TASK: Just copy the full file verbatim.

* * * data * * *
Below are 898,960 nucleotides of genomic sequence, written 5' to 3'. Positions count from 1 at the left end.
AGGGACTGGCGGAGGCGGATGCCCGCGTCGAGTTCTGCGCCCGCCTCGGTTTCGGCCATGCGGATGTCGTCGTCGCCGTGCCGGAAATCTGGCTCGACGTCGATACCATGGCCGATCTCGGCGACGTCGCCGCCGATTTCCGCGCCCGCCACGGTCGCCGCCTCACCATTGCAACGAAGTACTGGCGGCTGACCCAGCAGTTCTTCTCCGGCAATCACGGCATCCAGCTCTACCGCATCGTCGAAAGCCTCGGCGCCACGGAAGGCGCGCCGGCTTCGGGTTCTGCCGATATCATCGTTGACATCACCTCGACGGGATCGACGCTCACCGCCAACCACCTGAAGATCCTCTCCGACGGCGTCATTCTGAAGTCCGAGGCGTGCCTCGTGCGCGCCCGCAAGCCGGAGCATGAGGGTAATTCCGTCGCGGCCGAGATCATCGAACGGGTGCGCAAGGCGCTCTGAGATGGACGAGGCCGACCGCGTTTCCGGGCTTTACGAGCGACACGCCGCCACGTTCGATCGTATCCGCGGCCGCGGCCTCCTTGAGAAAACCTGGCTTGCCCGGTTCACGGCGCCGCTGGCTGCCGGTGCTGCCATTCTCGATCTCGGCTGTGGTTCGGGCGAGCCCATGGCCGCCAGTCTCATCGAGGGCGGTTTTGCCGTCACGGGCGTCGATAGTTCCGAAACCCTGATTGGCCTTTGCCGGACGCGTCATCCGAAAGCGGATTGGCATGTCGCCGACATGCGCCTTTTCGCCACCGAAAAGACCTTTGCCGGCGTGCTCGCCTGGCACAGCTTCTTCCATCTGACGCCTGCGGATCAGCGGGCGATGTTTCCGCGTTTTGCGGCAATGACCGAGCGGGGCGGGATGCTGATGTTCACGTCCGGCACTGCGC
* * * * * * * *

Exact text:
Below are 898,960 nucleotides of genomic sequence, written 5' to 3'. Positions count from 1 at the left end.
AGGGACTGGCGGAGGCGGATGCCCGCGTCGAGTTCTGCGCCCGCCTCGGTTTCGGCCATGCGGATGTCGTCGTCGCCGTGCCGGAAATCTGGCTCGACGTCGATACCATGGCCGATCTCGGCGACGTCGCCGCCGATTTCCGCGCCCGCCACGGTCGCCGCCTCACCATTGCAACGAAGTACTGGCGGCTGACCCAGCAGTTCTTCTCCGGCAATCACGGCATCCAGCTCTACCGCATCGTCGAAAGCCTCGGCGCCACGGAAGGCGCGCCGGCTTCGGGTTCTGCCGATATCATCGTTGACATCACCTCGACGGGATCGACGCTCACCGCCAACCACCTGAAGATCCTCTCCGACGGCGTCATTCTGAAGTCCGAGGCGTGCCTCGTGCGCGCCCGCAAGCCGGAGCATGAGGGTAATTCCGTCGCGGCCGAGATCATCGAACGGGTGCGCAAGGCGCTCTGAGATGGACGAGGCCGACCGCGTTTCCGGGCTTTACGAGCGACACGCCGCCACGTTCGATCGTATCCGCGGCCGCGGCCTCCTTGAGAAAACCTGGCTTGCCCGGTTCACGGCGCCGCTGGCTGCCGGTGCTGCCATTCTCGATCTCGGCTGTGGTTCGGGCGAGCCCATGGCCGCCAGTCTCATCGAGGGCGGTTTTGCCGTCACGGGCGTCGATAGTTCCGAAACCCTGATTGGCCTTTGCCGGACGCGTCATCCGAAAGCGGATTGGCATGTCGCCGACATGCGCCTTTTCGCCACCGAAAAGACCTTTGCCGGCGTGCTCGCCTGGCACAGCTTCTTCCATCTGACGCCTGCGGATCAGCGGGCGATGTTTCCGCGTTTTGCGGCAATGACCGAGCGGGGCGGGATGCTGATGTTCACGTCCGGCACTGCGC